Small Private Room
The room was neat and was spacious enough for us. It was furnished with a single bed (for the patient), air conditioner, mini fridge, and a sofa bed so the dad-to-be can welcome the newborn together. Providence Hospital encourages “room-ins” so healthy babies can stay with their parents for better bonding from birth, with a lactation nurse to visit new moms and nurses available on call. The restroom was just across and a few steps away from the room. I didn’t use a catheter since I was able to walk slowly to the restroom hours after after delivery.
My first attempt to walk
Visitors were allowed anytime, so we didn’t feel obligated to pack visitors into every minute. Food for me was delivered on time for breakfast, lunch, snack, and dinner–and amazingly, all the dishes served were yummy unlike the typical “hospital food.” A copy of the daily newspaper was also sent for my reading leisure.
After attending a seminar that discussed about the benefits of breastfeeding and skin-to-skin contact right after delivery, I chose to breastfeed right away. Thankfully, Providence Hospital has an in-house lactation support nurse who massaged my breasts to help lactate. She was a big help indeed.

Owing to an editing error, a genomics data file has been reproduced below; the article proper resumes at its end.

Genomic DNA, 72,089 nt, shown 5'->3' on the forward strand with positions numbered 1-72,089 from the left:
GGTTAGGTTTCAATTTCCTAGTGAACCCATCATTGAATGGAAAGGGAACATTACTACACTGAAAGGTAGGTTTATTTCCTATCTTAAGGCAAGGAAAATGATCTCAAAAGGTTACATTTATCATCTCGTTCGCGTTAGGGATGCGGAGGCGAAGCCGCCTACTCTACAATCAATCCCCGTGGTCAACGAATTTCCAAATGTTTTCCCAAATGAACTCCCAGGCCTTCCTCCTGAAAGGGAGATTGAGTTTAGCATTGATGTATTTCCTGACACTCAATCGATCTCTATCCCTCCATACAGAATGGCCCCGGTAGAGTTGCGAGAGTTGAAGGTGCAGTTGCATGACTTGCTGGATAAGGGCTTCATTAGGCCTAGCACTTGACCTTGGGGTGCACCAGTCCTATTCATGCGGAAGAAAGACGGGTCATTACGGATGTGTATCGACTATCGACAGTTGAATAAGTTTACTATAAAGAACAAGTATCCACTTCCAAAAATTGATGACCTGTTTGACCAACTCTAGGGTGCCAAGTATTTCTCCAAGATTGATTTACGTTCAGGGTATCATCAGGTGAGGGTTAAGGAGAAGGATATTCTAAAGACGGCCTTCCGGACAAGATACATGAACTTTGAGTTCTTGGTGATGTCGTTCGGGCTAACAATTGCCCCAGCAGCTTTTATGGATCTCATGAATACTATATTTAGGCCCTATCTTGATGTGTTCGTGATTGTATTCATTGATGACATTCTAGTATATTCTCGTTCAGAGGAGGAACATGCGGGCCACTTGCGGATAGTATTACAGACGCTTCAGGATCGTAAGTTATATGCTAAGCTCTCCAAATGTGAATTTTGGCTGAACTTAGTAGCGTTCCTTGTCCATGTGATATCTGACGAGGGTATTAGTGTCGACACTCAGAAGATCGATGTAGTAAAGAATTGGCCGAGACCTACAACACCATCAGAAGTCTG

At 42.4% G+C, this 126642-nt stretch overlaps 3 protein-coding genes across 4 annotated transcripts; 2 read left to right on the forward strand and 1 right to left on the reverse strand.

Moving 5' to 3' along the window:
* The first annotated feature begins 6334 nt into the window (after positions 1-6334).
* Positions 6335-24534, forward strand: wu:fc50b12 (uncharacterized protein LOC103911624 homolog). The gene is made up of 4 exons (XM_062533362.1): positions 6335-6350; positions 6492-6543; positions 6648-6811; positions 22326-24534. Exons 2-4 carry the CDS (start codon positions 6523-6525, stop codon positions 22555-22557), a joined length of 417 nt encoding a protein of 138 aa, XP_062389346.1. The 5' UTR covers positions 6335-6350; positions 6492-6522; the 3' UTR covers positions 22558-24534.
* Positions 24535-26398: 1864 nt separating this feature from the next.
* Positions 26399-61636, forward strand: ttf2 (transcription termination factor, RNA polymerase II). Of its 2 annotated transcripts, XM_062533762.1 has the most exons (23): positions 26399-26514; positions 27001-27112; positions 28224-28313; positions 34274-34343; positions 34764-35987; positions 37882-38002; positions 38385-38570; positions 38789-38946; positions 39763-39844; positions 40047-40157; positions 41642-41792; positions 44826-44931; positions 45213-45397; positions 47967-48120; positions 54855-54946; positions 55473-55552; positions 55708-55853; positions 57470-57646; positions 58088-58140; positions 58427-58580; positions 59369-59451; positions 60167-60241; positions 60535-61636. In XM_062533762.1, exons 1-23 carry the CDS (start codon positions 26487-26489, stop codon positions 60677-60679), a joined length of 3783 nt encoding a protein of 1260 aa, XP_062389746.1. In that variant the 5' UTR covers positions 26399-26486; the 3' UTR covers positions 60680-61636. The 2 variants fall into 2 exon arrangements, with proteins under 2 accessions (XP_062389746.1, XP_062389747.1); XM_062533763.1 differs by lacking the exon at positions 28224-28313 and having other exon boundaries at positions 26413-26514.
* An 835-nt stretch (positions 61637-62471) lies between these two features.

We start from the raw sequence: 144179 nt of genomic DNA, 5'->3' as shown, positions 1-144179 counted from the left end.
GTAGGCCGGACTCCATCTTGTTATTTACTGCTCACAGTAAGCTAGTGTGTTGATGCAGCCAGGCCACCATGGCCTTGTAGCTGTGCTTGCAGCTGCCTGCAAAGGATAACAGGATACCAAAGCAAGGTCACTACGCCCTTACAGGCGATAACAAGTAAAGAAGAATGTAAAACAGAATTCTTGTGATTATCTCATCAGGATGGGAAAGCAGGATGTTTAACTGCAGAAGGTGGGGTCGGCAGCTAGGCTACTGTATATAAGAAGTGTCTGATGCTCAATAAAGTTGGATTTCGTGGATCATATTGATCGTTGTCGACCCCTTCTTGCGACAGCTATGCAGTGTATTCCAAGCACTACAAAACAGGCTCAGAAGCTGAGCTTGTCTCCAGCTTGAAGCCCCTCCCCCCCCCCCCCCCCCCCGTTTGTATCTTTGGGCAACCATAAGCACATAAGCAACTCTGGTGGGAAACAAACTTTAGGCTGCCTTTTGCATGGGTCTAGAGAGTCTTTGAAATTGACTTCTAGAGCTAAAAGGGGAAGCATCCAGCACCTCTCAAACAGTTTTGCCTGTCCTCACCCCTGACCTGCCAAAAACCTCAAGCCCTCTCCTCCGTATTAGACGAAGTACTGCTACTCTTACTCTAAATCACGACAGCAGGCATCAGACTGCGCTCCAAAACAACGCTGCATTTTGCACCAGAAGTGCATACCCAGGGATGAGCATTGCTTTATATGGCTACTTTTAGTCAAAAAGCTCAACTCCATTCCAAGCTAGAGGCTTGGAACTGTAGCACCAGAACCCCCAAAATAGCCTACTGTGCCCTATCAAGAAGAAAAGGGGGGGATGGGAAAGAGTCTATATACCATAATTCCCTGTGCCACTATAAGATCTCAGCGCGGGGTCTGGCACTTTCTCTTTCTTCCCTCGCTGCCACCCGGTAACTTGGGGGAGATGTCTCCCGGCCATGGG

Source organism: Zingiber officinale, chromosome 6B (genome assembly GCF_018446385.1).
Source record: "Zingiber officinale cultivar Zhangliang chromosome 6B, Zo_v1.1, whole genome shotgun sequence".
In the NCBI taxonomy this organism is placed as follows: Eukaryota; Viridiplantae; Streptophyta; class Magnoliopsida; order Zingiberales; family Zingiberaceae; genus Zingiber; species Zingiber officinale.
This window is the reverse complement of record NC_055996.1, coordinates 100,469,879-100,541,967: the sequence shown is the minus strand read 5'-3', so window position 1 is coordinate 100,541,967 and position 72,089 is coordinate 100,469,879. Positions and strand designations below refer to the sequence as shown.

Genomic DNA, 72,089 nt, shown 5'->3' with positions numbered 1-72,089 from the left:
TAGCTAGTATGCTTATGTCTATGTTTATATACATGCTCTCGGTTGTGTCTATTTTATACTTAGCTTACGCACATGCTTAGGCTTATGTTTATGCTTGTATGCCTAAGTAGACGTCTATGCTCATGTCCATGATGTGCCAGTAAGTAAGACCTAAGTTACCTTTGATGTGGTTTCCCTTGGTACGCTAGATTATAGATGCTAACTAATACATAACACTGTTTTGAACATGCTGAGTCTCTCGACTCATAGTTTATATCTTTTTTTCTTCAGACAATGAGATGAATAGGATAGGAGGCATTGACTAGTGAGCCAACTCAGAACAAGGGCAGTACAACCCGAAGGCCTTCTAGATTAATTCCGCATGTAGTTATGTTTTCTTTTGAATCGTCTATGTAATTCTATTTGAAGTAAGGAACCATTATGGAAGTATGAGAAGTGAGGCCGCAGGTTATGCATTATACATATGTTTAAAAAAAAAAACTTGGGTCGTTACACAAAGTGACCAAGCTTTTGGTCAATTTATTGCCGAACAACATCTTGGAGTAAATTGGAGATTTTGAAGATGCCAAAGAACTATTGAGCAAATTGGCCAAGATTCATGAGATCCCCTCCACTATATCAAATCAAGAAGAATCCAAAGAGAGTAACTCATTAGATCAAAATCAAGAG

Maternity Package Rates
I gave birth via NSD on October 20, 2018. Normal Spontaneous Delivery Package costs P33,000 without PhilHealth and P28,750 with PhilHealth. Caesarean Section Basic Package costs PhP 44,500 without PhilHealth and P31,850 with PhilHealth.
The package already includes use of labor room, delivery room, and post-operative care, pre and post-delivery medicines and supplies, newborn care which consists of the newborn screening test, newborn hearing test, vitamin K, BCG, and eye ointment. Professional fees (obstetrician, anesthesiology, and pediatrician) are not included. To avail the maternity package, secure and sign the maternity package form from the OPD reception or at the Admitting Section (lobby area) and present the signed form and admission order on the day of admission.
Day 2 at the hospital, photo-op before going home 🙂
When preparing for birth, choosing the right hospital to welcome the young one is important. A maternity hospital where would-be-moms will comfortable should be planned in advance. Overall, our experience in Providence was satisfactory. For more information about their maternity services, you may check out their website or contact them at (02) 558 6999 to inquire about detailed descriptions of the packages.